Any measurement of less than 3 1/8" (76 mm) inches from the wall will fit our
Any measurement of less than 3 1/8" (76 mm) inches from the wall will fit our tall cover.
EZ Snap™ Wall Widgets are used when your old or existing wall back plate has been removed or if you have to hang your new cover 1 inch or higher to bring them up to a height that will fit our installation guidelines. Just measure your overall desired height, subtract 1", drill a hole, preferably in a stud and attach it to the wall with the included screw.
EZ Snap™ Floor Fidgets easily raise your new covers ¾ inch to compensate for any ¾ inch floor (wood, tile, or other) that has been installed any time since your baseboard heater was originally installed. May be used for any reason when the overall height has been shortened and the total height is less than 7-½ inches for standard height or 9-½ inches for the TALL height EZ Snap™ BaseBoard Covers. Just use the self-tapping screws to secure them to the top of your existing wallplate.
EZ Snap™ Wall Contraptions are used when your wall back plate has been completely removed. EZ Snap™ Wall Contraptions receives your EZ Snap™ BaseBoard Cover and keeps your aluminum fin tube from sagging. These completely replace your wall back plate. To install, slide up from the bottom and make sure the top is at your desired height. Screw to the wall, then bend the front finger up to hold the fin tube in place.
Measure from wall to wall and subtract ½ inch (to allow for wiggle room when installing your new covers.) The endcaps can be pulled or slid ½ inch outward on either end to fit your existing length requirements. Choose 2 flush to wall end caps.
Measure the overall length of the existing unit with ends attached then subtract ½ inch (to allow for wiggle room when installing your new covers.) The endcaps can be pulled or slid ½ inch outward on either end to fit your existing length requirements. Choose 2 Closed or Open-end caps.
Measure from the corner to the end of the unit with ends attached then subtract ½ inch (to allow for wiggle room when installing your new covers.) The endcaps can be pulled or slid ½ inch outward on either end to fit your existing length requirements. Choose 1 Closed or Open-end & 1 flush to wall end cap.
Measure the left side from corner A to corner B (see diagram). Then subtract 3 inches for the 90 degree inside corner, then subtract another ½ inch (to allow for wiggle room when installing your new covers.) Repeat for the right side if also wall to wall. You need to subtract a total of 3½ inches from each side that is wall to wall. Choose your end caps.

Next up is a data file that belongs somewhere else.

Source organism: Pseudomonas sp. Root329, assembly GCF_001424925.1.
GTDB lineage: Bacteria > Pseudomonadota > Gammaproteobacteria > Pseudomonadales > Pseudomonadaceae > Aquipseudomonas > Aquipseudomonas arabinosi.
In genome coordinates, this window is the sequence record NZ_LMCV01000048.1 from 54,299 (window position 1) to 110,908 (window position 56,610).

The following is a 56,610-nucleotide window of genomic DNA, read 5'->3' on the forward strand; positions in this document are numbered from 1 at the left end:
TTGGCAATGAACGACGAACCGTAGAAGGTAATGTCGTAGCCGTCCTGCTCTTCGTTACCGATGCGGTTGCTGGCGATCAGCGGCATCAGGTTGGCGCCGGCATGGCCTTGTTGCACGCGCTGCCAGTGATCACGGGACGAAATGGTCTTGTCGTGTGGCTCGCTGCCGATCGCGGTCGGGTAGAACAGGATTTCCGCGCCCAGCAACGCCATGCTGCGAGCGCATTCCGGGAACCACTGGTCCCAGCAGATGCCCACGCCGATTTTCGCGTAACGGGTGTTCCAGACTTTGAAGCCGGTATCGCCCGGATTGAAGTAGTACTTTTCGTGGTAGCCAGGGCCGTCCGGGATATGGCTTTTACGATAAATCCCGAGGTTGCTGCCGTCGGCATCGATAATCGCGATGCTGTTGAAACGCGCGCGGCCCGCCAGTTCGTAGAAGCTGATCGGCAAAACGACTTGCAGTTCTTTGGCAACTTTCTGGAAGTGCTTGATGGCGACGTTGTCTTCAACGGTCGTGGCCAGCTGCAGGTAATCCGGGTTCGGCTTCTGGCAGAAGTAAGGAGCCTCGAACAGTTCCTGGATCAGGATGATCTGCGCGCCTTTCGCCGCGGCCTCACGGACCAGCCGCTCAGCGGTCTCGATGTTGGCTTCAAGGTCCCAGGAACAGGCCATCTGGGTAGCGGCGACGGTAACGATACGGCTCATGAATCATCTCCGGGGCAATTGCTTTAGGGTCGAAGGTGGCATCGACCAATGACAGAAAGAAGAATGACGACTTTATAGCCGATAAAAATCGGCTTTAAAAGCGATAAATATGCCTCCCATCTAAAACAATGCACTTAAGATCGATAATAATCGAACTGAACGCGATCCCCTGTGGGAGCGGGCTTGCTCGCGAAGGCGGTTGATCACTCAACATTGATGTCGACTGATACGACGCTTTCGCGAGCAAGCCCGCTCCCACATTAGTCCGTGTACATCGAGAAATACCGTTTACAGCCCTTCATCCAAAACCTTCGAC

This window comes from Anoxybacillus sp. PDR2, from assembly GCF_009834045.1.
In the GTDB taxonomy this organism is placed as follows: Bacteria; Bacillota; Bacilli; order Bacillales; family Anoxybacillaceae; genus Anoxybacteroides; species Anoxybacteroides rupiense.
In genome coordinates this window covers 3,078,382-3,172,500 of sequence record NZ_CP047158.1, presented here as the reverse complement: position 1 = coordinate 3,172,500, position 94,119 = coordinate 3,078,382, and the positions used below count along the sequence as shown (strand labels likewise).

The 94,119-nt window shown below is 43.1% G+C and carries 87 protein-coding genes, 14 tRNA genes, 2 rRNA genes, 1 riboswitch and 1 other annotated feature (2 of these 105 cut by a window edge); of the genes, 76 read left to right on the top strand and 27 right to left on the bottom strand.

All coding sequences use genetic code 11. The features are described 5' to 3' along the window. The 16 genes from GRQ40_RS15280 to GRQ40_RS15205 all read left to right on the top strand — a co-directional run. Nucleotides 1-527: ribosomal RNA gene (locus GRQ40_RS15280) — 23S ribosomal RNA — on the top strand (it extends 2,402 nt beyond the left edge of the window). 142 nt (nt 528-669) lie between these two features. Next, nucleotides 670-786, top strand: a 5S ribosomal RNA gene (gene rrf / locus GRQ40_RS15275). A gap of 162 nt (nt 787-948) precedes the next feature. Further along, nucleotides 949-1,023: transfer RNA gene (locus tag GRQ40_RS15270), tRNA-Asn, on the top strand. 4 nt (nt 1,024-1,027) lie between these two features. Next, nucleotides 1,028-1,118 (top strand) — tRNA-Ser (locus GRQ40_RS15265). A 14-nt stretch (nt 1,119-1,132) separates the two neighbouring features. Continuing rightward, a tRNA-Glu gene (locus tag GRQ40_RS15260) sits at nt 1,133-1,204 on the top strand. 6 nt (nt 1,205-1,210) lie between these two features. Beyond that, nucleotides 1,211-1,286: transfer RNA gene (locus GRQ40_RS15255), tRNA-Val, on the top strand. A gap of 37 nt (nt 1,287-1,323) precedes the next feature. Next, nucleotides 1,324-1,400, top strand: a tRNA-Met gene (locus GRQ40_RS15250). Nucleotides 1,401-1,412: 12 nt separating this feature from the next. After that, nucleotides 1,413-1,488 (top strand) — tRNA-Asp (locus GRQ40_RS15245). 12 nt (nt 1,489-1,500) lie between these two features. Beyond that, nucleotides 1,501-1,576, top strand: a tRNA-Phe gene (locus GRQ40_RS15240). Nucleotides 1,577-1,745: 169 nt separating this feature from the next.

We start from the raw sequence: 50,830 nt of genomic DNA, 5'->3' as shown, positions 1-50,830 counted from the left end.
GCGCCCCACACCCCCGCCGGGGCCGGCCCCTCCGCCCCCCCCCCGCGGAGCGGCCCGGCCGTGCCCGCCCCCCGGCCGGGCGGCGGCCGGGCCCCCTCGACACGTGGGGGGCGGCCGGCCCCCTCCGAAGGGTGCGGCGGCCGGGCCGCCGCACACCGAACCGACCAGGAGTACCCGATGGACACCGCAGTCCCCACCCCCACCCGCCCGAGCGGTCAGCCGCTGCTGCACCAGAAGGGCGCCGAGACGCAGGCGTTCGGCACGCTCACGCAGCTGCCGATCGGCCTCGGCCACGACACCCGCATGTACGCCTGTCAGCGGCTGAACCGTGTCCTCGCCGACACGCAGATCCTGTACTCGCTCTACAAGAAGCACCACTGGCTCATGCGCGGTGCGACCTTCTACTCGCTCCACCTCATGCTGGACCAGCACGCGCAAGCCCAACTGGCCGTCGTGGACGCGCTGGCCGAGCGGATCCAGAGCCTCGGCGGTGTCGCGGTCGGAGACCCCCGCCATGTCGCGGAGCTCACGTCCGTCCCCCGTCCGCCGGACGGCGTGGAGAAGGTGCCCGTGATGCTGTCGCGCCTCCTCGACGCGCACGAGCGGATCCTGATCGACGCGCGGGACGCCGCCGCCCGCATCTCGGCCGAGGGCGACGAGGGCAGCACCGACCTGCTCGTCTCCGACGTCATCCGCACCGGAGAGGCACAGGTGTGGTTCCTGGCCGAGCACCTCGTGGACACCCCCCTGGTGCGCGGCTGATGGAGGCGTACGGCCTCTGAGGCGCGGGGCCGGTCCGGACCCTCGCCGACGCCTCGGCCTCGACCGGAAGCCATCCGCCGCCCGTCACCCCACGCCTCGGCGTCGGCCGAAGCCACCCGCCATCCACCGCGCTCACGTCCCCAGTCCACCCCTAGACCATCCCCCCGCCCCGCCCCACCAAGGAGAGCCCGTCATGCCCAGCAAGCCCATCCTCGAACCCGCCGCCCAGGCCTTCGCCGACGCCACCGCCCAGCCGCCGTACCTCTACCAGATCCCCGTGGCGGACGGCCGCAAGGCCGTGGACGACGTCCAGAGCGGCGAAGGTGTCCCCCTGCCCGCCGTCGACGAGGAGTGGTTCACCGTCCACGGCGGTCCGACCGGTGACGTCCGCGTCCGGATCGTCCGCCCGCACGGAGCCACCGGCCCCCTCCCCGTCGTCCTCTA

Measure the left side from the corner of the wall to the end of the unit with ends caps. Then subtract 3 inches for the 90 degree inside corner, then subtract another ½ inch (to allow for wiggle room when installing your new covers.) Repeat for the right side. You need to subtract a total of 3½ inches from both left and right sides. Choose your end caps.
L-Shaped outside radiators ending in the middle of the wall:
Measure from outside corner of the wall A to the end of the radiator unit with end caps attached B, then subtract ½" (to allow for wiggle room when installing your new covers.)
Measure from outside corner of the wall to the corner of the wall, then subtract 1/2" (to allow for wiggle room when installing your new covers.)
Left leg - measure from the corner out to the end of the radiator subtract 3" for the corner and ½ (to allow for wiggle room when installing your new covers.)
Center leg - measure from corner to corner and subtract 3" for each corner a total of 6"
Right leg - measure from the corner out to the end of the radiator subtract 3" for the corner and ½" (to allow for wiggle room when installing your new covers.).
We recommend that you order covers a little longer than normal and cut them on site, as there are many opportunities for mistakes in measuring and installation. By cutting on site you can fit and cut to fit. The covers can be cut with a good quality jigsaw and a fine metal cutting blade.
Now that you’ve learned how to measure baseboard heaters,
you’re ready to order.